“When we went into this process, I thought the public support for this would be building the new building on the south side,” he said.

As requested by the Bond Advisory Task Force, district patrons were surveyed over the phone on a Thursday night. Seven hundred responded, and 71 percent said they’d vote in favor of a bond issue that remodeled Walton Rural Elementary and did not build a new elementary school in Newton. Twenty-nine percent said they would vote against a bond issue that did that.

“After the telephone survey, it seems like the community is overwhelmingly supportive of a Walton remodel,” he said. “The neat thing that goes on at Walton is the incredible support that they have at their community; that was very evident.”
Bunting and Hobbs said they believed the best planning for the district, if it was planning to spend considerable money on a grade school, would be to move the Walton program to a school south of town.

“With the info I have at this point in time, I think the best decision for the district is a school south of town,” Hobbs said. Hobbs said Walton is synonymous with an agricultural-based school, something that would continue on at a new school in south Newton.

“We had conversations with the city already about having farm animals,” she said.

Hobbs added that she’s a large supporter of project-based learning, but the decision has to do with a number of reasons. For one, she said the district’s population growth is projected to happen on the south of Newton. Another concern she had was the safety of transporting a large student population along Highway 50.

“Three-fourths of the student population is transported there,” she said, clarifying that the number meant students driven or bused to the school.

Bunting also similar concerns to Hobbs.

“We spent a lot of money on a demographics study that confirmed what we already knew and that’s where the growth is, in the south,” Bunting said. “I’m concerned about the safety of busing children, which is different than the cost.”
Bunting said something the survey did not make clear was that the Walton agricultural, project-based learning program would be moved to a new school built on the south end of town. Bunting was adamant that she supported continuing the program.

Hodge said the decision on what to do with a future school should be decided by the community and what they are willing to pay. To do so, he suggested asking them directly on the ballot.

 

Splitting the Bond Issue

At the last school board meeting, Steve Richards said he heard suggestions about splitting a possible bond vote up into multiple options, and he’d like to look into such an approach. That suggestion was part of the impetus behind the board’s proposal to hold a work session before its next regular meeting to discuss the bond issue.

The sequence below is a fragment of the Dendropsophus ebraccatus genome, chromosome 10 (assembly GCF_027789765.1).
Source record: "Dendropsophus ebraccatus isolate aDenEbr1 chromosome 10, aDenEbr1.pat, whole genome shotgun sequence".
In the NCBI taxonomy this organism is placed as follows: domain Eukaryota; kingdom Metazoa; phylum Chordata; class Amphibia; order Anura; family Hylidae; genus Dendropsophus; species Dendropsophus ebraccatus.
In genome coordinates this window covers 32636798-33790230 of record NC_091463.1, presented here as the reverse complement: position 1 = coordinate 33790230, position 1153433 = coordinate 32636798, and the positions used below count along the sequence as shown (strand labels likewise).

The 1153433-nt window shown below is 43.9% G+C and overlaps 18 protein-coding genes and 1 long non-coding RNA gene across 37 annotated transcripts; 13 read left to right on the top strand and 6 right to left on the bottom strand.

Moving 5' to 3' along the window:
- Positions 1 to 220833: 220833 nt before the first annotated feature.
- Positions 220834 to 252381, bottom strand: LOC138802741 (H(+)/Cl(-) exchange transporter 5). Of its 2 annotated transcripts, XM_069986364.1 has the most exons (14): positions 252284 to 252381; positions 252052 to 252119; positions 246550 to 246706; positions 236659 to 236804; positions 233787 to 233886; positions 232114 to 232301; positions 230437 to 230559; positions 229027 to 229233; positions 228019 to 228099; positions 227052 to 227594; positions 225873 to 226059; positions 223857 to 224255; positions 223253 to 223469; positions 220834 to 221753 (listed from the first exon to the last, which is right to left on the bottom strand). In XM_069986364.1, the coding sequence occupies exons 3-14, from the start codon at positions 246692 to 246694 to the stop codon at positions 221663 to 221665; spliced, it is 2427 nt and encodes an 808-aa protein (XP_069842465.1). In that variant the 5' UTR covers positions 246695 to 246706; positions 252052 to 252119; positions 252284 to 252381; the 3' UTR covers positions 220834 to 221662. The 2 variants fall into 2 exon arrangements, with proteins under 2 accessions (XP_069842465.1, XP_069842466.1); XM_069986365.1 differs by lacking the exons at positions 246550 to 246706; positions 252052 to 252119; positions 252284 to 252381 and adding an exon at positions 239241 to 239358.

Of the other five interviewed, they were considering the idea of splitting the issue into multiple questions and some supported the idea.

“I’m OK with the question being split. That’s really the only way to figure out if there’s support for a certain project or not,” Hodge said. “I think a split vote is probably a way to handle the lack of money we have.”

Hodge saw the option as putting the high school and safety option upgrades as one option and the grade school remodel/construction question as one, if not two, options.

The hope with splitting a bond option up would be to at least get what board members view as the most pressing needs approved by voters and then allow them to vote to address additional, less pressing needs.

All interviewed said they viewed a high school remodel as the district’s number one priority. Additional safety measures were also a pressing concern.

“If there’s not support for the bond as it is, if we do anything, we have to do the high school portion of this,” Treaster said. “I would rather us get it all done at once, but I just think the high school has to get done.”

Koontz said he had been wondering if putting the high school as well as safety upgrades on a separate question from any grade school solution would be a feasible approach.

Bunting said she’d also be interested in gathering more information about the feasibility of the approach and hoped that the community would at least support a high school remodel.

Hobbs said it could be an option she’d like to see fleshed out with more conversation.

Regardless of what happens, Treaster said the board has a lot to discuss as it moves forward.

“The amount of money is important, whether or not we do split the bond, and is there support on the board to move forward as is,” he said.

The upcoming work session, which could be an important one as the district moves forward, has yet to be scheduled.